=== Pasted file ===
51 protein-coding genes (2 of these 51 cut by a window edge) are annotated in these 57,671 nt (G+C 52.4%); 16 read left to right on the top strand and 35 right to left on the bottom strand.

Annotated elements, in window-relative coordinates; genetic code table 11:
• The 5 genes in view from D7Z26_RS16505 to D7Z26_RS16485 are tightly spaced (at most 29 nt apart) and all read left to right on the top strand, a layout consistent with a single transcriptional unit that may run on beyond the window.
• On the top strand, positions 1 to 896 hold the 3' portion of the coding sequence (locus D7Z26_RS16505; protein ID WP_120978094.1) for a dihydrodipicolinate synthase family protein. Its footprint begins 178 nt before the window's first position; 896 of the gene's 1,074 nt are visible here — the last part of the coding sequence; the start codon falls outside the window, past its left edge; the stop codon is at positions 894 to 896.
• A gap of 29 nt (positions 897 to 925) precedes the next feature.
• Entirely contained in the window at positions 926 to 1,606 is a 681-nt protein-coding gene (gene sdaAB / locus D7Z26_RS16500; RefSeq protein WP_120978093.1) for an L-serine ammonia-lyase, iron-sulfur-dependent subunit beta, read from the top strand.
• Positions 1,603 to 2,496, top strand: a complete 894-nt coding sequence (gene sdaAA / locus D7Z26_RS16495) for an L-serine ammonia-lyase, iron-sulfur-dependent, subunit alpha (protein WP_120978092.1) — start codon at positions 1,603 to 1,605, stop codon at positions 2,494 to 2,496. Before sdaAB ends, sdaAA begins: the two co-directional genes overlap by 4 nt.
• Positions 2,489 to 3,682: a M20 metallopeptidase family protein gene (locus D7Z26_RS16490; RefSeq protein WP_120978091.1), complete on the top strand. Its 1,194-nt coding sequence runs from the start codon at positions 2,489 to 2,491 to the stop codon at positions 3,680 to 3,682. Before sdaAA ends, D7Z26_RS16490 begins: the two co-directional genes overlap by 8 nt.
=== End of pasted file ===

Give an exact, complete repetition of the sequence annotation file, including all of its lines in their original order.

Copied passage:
51 protein-coding genes (2 of these 51 cut by a window edge) are annotated in these 57,671 nt (G+C 52.4%); 16 read left to right on the top strand and 35 right to left on the bottom strand.

Annotated elements, in window-relative coordinates; genetic code table 11:
• The 5 genes in view from D7Z26_RS16505 to D7Z26_RS16485 are tightly spaced (at most 29 nt apart) and all read left to right on the top strand, a layout consistent with a single transcriptional unit that may run on beyond the window.
• On the top strand, positions 1 to 896 hold the 3' portion of the coding sequence (locus D7Z26_RS16505; protein ID WP_120978094.1) for a dihydrodipicolinate synthase family protein. Its footprint begins 178 nt before the window's first position; 896 of the gene's 1,074 nt are visible here — the last part of the coding sequence; the start codon falls outside the window, past its left edge; the stop codon is at positions 894 to 896.
• A gap of 29 nt (positions 897 to 925) precedes the next feature.
• Entirely contained in the window at positions 926 to 1,606 is a 681-nt protein-coding gene (gene sdaAB / locus D7Z26_RS16500; RefSeq protein WP_120978093.1) for an L-serine ammonia-lyase, iron-sulfur-dependent subunit beta, read from the top strand.
• Positions 1,603 to 2,496, top strand: a complete 894-nt coding sequence (gene sdaAA / locus D7Z26_RS16495) for an L-serine ammonia-lyase, iron-sulfur-dependent, subunit alpha (protein WP_120978092.1) — start codon at positions 1,603 to 1,605, stop codon at positions 2,494 to 2,496. Before sdaAB ends, sdaAA begins: the two co-directional genes overlap by 4 nt.
• Positions 2,489 to 3,682: a M20 metallopeptidase family protein gene (locus D7Z26_RS16490; RefSeq protein WP_120978091.1), complete on the top strand. Its 1,194-nt coding sequence runs from the start codon at positions 2,489 to 2,491 to the stop codon at positions 3,680 to 3,682. Before sdaAA ends, D7Z26_RS16490 begins: the two co-directional genes overlap by 8 nt.